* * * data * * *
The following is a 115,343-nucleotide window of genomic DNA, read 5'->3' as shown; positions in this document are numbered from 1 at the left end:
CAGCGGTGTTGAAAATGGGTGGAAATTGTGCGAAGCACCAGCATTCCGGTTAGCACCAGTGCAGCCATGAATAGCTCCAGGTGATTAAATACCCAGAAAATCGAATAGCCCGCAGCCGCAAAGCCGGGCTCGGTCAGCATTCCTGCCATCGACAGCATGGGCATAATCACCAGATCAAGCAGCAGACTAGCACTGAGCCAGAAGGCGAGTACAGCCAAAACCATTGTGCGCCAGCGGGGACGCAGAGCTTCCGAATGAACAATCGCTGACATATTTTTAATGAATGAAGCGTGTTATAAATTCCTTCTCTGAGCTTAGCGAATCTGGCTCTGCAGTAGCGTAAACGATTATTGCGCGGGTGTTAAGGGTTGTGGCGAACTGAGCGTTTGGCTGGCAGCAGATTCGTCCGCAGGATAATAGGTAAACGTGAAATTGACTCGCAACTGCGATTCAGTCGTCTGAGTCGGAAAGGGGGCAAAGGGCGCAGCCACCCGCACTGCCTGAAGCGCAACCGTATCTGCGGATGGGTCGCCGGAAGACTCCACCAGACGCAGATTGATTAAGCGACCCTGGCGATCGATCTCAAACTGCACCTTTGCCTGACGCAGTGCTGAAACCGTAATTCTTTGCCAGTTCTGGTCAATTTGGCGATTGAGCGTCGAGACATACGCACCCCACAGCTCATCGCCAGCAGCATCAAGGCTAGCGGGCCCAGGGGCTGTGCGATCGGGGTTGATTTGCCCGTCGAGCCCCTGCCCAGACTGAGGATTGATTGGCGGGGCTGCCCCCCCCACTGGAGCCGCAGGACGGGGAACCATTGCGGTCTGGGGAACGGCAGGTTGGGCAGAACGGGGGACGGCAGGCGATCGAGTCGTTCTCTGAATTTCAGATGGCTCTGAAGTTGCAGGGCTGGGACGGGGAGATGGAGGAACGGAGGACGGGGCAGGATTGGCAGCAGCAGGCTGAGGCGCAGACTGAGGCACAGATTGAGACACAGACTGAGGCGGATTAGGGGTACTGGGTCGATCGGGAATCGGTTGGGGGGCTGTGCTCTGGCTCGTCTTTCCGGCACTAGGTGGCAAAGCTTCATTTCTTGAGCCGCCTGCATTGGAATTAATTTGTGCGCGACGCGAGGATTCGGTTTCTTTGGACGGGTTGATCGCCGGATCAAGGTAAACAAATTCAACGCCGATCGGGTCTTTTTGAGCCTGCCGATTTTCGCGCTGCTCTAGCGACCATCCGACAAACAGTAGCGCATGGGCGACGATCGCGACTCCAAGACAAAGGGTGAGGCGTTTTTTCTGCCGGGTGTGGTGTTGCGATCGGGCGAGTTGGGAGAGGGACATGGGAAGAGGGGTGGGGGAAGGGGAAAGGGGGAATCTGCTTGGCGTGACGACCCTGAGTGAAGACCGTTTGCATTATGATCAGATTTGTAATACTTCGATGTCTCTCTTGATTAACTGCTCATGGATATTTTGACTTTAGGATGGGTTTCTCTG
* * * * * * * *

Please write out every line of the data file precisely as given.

The following is a 115,343-nucleotide window of genomic DNA, read 5'->3' as shown; positions in this document are numbered from 1 at the left end:
CAGCGGTGTTGAAAATGGGTGGAAATTGTGCGAAGCACCAGCATTCCGGTTAGCACCAGTGCAGCCATGAATAGCTCCAGGTGATTAAATACCCAGAAAATCGAATAGCCCGCAGCCGCAAAGCCGGGCTCGGTCAGCATTCCTGCCATCGACAGCATGGGCATAATCACCAGATCAAGCAGCAGACTAGCACTGAGCCAGAAGGCGAGTACAGCCAAAACCATTGTGCGCCAGCGGGGACGCAGAGCTTCCGAATGAACAATCGCTGACATATTTTTAATGAATGAAGCGTGTTATAAATTCCTTCTCTGAGCTTAGCGAATCTGGCTCTGCAGTAGCGTAAACGATTATTGCGCGGGTGTTAAGGGTTGTGGCGAACTGAGCGTTTGGCTGGCAGCAGATTCGTCCGCAGGATAATAGGTAAACGTGAAATTGACTCGCAACTGCGATTCAGTCGTCTGAGTCGGAAAGGGGGCAAAGGGCGCAGCCACCCGCACTGCCTGAAGCGCAACCGTATCTGCGGATGGGTCGCCGGAAGACTCCACCAGACGCAGATTGATTAAGCGACCCTGGCGATCGATCTCAAACTGCACCTTTGCCTGACGCAGTGCTGAAACCGTAATTCTTTGCCAGTTCTGGTCAATTTGGCGATTGAGCGTCGAGACATACGCACCCCACAGCTCATCGCCAGCAGCATCAAGGCTAGCGGGCCCAGGGGCTGTGCGATCGGGGTTGATTTGCCCGTCGAGCCCCTGCCCAGACTGAGGATTGATTGGCGGGGCTGCCCCCCCCACTGGAGCCGCAGGACGGGGAACCATTGCGGTCTGGGGAACGGCAGGTTGGGCAGAACGGGGGACGGCAGGCGATCGAGTCGTTCTCTGAATTTCAGATGGCTCTGAAGTTGCAGGGCTGGGACGGGGAGATGGAGGAACGGAGGACGGGGCAGGATTGGCAGCAGCAGGCTGAGGCGCAGACTGAGGCACAGATTGAGACACAGACTGAGGCGGATTAGGGGTACTGGGTCGATCGGGAATCGGTTGGGGGGCTGTGCTCTGGCTCGTCTTTCCGGCACTAGGTGGCAAAGCTTCATTTCTTGAGCCGCCTGCATTGGAATTAATTTGTGCGCGACGCGAGGATTCGGTTTCTTTGGACGGGTTGATCGCCGGATCAAGGTAAACAAATTCAACGCCGATCGGGTCTTTTTGAGCCTGCCGATTTTCGCGCTGCTCTAGCGACCATCCGACAAACAGTAGCGCATGGGCGACGATCGCGACTCCAAGACAAAGGGTGAGGCGTTTTTTCTGCCGGGTGTGGTGTTGCGATCGGGCGAGTTGGGAGAGGGACATGGGAAGAGGGGTGGGGGAAGGGGAAAGGGGGAATCTGCTTGGCGTGACGACCCTGAGTGAAGACCGTTTGCATTATGATCAGATTTGTAATACTTCGATGTCTCTCTTGATTAACTGCTCATGGATATTTTGACTTTAGGATGGGTTTCTCTG